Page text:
Unit Reviews, after the jump!

Defensive line: Auburn’s starting unit of Gabe Wright, Ben Bradley, Angelo Blackson and Elijah Daniel was stout. If there was a weakness, it was a lack of an outside speed rush. Constant disruption from the tackles inside made up for that. Among the reserves, Gimel President caught my eye. He won a few one on one battles with tackle Shon Coleman, and forced Marshall to step up in the pocket. I’m not sure why he wasn’t credited in the official stats.

Linebacker: This year’s group seemed much more comfortable than last year’s. Starters Cassanova McKinzy and Kris Frost hardly played, though. This made room for guys like Kenny Flowers and Cameron Toney to play a lot, with Toney playing on both teams. Toney racked up 9 total tackles. The linebackers benefited from having a safety on one side, and the star on the other helping in run support. Too often last season, a linebacker was responsible for handling half the field on his own. Justin Garrett played a lot of star, and he looked back to last spring’s form.

Cornerbacks: This bunch was surprisingly strong. I know that is going to sound odd on a day when the Blues put up 386 passing yards. Starters Jonathan Mincy and Jonathan Jones gave up nothing. The reserve quarterbacks tried to force it in there anyway, and it was nothing doing. Both starters showed excellent ability to shield the receiver away from the ball. New corner Trovon Reed played extensively, and pretty well. He had a couple of nice pass breakups, and showed the ability to stay with Auburn’s deep and speedy receivers. Kamryn Melton also showed pretty good coverage speed, but less ability to keep the receiver from catching the ball. Melton drew the unfortunate task of trying to cover D’haquille Williams, a lot of the time.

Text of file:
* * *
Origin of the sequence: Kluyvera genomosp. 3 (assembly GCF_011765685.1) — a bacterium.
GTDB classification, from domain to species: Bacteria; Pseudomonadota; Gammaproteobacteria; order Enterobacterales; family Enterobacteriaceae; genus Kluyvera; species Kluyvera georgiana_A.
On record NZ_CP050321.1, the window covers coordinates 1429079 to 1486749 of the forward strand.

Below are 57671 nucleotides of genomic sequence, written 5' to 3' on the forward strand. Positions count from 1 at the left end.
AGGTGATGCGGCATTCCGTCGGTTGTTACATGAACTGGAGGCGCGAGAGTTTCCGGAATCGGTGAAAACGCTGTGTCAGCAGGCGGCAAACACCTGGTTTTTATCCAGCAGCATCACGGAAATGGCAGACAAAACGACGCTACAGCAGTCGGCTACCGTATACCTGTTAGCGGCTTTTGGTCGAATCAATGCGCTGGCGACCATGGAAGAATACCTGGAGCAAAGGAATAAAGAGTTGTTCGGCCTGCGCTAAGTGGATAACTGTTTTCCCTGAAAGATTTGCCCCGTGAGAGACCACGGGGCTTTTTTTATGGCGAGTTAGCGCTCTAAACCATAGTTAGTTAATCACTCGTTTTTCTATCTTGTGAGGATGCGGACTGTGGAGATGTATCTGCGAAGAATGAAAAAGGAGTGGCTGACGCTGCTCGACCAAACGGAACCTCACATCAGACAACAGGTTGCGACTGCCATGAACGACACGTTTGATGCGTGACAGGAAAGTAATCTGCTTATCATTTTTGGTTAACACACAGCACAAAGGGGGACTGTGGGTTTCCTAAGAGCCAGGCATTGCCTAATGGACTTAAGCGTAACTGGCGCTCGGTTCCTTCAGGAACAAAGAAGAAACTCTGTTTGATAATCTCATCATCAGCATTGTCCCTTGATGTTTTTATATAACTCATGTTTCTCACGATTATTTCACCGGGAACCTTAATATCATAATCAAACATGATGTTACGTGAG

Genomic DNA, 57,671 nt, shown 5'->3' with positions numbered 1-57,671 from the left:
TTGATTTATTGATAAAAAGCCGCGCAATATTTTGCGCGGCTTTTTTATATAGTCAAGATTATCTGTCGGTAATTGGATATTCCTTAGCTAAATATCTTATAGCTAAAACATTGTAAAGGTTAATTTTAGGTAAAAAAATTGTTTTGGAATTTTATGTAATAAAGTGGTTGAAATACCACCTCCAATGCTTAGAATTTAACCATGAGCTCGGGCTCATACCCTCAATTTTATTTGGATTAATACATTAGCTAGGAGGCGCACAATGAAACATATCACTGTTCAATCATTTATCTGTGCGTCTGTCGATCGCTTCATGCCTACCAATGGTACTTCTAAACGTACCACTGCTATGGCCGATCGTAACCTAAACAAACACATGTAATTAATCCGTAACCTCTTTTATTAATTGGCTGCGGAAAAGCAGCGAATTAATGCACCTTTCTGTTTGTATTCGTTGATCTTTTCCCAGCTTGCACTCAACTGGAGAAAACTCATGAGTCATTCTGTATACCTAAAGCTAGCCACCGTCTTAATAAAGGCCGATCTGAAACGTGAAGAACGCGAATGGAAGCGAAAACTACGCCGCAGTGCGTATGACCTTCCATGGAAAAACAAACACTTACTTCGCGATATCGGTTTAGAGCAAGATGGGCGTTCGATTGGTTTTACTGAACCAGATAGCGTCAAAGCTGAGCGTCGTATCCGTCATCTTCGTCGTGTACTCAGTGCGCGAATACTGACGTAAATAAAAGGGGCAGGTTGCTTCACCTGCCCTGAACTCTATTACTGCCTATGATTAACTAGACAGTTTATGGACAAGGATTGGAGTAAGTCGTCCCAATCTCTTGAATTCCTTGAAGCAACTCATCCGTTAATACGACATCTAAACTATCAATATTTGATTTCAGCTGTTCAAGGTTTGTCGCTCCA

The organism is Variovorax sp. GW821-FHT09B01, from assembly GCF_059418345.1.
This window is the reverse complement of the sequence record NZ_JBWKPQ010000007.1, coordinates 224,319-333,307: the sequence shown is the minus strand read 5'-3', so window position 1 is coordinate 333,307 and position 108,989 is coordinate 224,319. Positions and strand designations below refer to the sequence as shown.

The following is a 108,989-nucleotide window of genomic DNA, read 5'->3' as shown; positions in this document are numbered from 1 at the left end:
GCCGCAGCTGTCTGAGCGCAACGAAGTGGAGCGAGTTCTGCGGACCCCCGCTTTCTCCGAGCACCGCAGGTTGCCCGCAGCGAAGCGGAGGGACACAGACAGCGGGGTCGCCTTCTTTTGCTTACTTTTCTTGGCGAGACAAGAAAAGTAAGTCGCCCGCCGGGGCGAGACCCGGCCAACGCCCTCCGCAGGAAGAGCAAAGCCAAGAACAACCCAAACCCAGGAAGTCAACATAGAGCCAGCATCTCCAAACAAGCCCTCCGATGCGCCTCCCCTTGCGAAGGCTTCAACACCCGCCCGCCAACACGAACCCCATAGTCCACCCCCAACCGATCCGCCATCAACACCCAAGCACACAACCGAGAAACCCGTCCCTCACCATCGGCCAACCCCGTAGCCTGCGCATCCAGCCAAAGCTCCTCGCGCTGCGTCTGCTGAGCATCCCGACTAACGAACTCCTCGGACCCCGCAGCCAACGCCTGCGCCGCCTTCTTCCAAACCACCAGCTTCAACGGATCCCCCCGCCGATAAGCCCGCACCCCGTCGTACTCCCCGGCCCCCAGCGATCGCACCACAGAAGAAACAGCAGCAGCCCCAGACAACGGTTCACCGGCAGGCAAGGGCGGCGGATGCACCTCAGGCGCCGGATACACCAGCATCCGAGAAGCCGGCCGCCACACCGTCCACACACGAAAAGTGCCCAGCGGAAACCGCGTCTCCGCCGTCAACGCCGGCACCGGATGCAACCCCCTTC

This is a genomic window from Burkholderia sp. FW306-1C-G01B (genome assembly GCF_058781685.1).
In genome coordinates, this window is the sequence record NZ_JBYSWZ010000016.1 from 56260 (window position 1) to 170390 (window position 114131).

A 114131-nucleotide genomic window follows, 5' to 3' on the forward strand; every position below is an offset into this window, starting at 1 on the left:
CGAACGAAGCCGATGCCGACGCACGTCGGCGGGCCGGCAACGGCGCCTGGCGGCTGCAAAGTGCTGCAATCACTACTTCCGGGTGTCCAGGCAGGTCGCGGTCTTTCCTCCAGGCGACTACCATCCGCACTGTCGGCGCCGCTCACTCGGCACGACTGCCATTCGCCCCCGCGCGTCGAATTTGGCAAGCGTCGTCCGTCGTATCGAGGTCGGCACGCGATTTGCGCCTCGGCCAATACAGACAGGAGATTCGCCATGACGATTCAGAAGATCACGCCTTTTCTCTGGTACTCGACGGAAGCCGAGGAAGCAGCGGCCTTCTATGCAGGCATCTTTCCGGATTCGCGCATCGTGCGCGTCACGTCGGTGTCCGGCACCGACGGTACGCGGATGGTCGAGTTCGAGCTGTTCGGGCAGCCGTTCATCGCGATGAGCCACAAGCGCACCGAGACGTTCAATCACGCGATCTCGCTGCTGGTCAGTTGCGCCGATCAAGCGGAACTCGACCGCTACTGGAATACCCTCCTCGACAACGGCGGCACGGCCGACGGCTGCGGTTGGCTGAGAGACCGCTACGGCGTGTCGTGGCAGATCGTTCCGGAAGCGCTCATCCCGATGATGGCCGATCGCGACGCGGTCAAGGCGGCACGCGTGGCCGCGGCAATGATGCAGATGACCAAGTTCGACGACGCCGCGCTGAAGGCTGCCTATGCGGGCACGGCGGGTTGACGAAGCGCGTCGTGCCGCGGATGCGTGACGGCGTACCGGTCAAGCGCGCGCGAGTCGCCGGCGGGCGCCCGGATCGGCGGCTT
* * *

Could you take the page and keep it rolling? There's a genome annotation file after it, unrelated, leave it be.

Safeties: With only one safety over top a lot of the time, the Tiger defense was more vulnerable to the deep ball, and was lit up several times. With a lot of SEC starting quarterbacks graduating and moving on this spring, this may be by design. Defensive coordinator Ellis Johnson may want to make the new quarterbacks in the league prove they can make those throws, while choking the life out of offenses closer to the line of scrimmage. I mentioned above that I was impressed by Derrick Moncrief. That guy comes up in run support very quickly, and makes sure tackles. He also showed coverage skills, when asked, swatting an out-route pass to Stanton Truitt away.

Punting: Jimmy Hutchinson had 5 punts for a 40.6 yard average. What’s not shown in the stat book is that all 5 of those punts were in the first half, for the White team, kicking against that 20 MPH wind. I watched a lot of the punting in pre-game warmups, and basically the coaches made ‘em all kick against the wind the whole time. There were impressive punts by Tyler Stovall and Jack Bjork during warmups. In fact, I think Bjork consistently had the best distance.